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  • kwisrefashions

How to take in a waistline


I bought this skirt for about $3 at a thrift store because it was a perfect match for my Halloween costume. In my haste and excitement, I failed to actually try it on and ended up with something about 2 sizes too small for my waist when I got home 😓.


Anyone who thrift shops knows that there are no returns and I absolutely refused to give up this jem. So what was my solution? A little stitch-witchery.


It's super easy to take in a waistline, not just for skirts, but for anything. If you're willing to take a measly 15 minutes out of your day, you'll never have bottoms that don't fit again. So let's jump in.


(P.S. this technique translates to jeans, dresses, skirts, shorts, etc.)





1.

Fold the skirt in half and make sure the opposite seams line up on the top and bottom. This is where you're going to be stitching.


2.

I measured two finger lengths on both sides of the seam. This could be shorter or larger for you depending on how much you might need to take in. (Also don't mind my nails, I need to schedule an appointment 😅)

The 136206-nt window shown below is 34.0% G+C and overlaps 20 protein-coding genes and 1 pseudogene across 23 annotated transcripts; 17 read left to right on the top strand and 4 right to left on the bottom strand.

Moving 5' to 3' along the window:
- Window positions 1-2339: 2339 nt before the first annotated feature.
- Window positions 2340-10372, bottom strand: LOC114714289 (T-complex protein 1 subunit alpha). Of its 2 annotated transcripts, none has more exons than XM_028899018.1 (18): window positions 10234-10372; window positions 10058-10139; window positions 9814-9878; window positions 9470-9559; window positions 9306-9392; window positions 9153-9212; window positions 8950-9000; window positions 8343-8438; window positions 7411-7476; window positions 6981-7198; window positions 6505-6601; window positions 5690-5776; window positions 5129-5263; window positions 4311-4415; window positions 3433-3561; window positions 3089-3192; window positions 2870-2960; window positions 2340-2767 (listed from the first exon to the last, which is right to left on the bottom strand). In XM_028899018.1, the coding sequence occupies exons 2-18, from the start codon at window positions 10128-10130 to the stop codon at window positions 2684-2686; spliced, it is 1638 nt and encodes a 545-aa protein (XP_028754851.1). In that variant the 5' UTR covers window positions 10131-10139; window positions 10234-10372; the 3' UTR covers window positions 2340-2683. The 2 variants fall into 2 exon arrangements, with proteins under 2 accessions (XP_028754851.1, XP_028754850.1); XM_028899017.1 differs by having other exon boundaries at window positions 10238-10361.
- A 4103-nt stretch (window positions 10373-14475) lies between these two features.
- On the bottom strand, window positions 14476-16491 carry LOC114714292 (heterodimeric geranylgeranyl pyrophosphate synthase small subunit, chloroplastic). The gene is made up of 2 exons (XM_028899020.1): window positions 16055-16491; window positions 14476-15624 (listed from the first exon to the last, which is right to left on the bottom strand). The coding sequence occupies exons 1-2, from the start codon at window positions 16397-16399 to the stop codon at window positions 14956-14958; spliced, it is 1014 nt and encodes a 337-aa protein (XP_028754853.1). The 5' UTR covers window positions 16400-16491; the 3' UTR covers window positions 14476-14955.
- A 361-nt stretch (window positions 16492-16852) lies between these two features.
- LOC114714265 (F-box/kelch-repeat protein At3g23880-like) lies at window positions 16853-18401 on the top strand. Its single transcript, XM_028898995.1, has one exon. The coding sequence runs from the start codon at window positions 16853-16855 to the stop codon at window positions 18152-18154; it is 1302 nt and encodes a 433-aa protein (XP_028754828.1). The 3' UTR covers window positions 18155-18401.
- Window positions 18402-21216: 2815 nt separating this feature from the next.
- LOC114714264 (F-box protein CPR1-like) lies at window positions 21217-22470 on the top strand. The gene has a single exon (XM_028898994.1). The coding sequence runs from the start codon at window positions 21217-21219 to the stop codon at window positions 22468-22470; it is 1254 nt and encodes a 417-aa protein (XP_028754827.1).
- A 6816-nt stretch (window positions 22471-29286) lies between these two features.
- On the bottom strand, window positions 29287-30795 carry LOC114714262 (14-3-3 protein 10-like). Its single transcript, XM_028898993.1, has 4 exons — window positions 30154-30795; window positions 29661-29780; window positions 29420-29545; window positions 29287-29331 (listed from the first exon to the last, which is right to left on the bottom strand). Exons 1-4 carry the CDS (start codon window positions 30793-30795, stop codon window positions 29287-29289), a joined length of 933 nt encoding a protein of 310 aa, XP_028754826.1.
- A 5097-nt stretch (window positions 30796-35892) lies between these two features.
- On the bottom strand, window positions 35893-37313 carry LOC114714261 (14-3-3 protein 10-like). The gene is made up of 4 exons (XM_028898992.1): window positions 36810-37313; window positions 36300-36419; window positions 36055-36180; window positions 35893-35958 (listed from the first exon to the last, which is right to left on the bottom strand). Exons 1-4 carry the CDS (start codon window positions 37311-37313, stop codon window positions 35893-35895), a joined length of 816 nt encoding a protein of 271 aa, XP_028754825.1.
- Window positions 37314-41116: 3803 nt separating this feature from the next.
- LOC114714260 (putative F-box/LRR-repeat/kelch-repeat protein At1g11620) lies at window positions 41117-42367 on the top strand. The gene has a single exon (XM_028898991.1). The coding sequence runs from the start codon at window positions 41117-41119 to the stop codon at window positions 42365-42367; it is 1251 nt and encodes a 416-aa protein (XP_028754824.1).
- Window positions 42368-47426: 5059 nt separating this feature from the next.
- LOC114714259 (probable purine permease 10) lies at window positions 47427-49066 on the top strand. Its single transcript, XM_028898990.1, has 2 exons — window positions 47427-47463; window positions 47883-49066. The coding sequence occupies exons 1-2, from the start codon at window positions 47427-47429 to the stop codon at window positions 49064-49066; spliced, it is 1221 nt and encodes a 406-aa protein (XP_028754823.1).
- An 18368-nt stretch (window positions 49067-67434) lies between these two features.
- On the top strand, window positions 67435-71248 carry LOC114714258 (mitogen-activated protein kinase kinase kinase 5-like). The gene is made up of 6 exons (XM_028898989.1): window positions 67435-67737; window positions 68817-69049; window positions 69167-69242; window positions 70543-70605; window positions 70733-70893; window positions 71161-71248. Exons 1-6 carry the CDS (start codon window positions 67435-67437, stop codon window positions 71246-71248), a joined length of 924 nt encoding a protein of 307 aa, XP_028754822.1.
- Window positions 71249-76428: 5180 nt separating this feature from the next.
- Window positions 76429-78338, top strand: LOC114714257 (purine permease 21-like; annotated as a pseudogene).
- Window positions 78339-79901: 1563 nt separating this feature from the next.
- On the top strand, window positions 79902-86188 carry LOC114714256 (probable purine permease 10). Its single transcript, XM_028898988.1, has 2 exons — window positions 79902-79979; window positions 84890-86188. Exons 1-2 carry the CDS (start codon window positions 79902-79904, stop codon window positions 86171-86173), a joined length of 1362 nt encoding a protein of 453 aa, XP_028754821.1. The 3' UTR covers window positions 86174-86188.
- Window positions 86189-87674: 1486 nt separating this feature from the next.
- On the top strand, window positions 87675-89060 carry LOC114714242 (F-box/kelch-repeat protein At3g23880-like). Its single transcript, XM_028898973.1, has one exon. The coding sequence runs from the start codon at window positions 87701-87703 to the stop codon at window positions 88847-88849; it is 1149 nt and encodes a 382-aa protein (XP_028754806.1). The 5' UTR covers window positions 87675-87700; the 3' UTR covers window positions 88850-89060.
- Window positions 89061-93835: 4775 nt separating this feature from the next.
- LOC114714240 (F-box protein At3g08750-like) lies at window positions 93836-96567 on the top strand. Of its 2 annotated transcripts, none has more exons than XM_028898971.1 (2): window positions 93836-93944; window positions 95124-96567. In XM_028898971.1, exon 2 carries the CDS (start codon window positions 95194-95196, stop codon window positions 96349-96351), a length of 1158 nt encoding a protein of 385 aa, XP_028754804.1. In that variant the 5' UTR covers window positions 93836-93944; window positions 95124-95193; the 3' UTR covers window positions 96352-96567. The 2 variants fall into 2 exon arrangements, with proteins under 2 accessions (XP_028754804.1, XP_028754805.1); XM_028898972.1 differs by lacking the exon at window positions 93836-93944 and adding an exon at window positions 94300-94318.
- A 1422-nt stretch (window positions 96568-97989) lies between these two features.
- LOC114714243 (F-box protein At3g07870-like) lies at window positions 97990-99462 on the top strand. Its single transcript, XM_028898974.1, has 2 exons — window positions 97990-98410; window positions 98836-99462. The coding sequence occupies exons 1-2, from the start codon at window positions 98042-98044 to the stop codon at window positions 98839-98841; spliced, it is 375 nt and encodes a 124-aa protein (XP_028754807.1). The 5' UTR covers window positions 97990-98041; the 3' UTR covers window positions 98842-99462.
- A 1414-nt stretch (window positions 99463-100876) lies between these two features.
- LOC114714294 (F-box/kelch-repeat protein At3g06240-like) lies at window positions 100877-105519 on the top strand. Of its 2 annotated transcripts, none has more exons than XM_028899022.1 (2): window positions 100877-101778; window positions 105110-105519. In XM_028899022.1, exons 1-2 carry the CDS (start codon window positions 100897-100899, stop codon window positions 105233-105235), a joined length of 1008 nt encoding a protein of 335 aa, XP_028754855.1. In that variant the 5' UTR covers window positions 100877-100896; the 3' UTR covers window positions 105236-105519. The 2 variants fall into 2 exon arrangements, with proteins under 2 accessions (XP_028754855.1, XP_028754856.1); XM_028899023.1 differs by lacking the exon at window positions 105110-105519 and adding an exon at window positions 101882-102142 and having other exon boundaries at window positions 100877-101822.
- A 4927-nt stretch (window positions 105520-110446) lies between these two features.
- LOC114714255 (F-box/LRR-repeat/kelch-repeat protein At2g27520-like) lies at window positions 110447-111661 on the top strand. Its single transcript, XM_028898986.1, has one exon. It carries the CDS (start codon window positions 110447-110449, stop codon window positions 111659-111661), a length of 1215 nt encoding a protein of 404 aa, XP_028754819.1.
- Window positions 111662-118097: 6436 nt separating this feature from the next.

3.

Mark where your fingers end and mark how far down you want the seam to be. I still wanted the skirt to flare out a bit at the bottom so I chose to not go all the way down. I only needed the waist smaller, not the entire skirt.


4.

This next step may look a bit daunting, but its not as difficult as it looks. This stitch is called a "ladder stitch" and it creates an invisible seam. You start from the bottom and weave your way up. Think of it like your shoe laces. You would weave the lace into the holes and you skip a hole as you go further up. This time you're only using one lace. (If I get people who want a more detailed explanation then I can make a separate tutorial for that.)


5.

Finally, just pull the string tight and the ladder will close. It's actually pretty satisfying to see your new seam closing up.



And here's the finished product! It fits so much better and is great for any weather. P.S. I did not rhyme on purpose.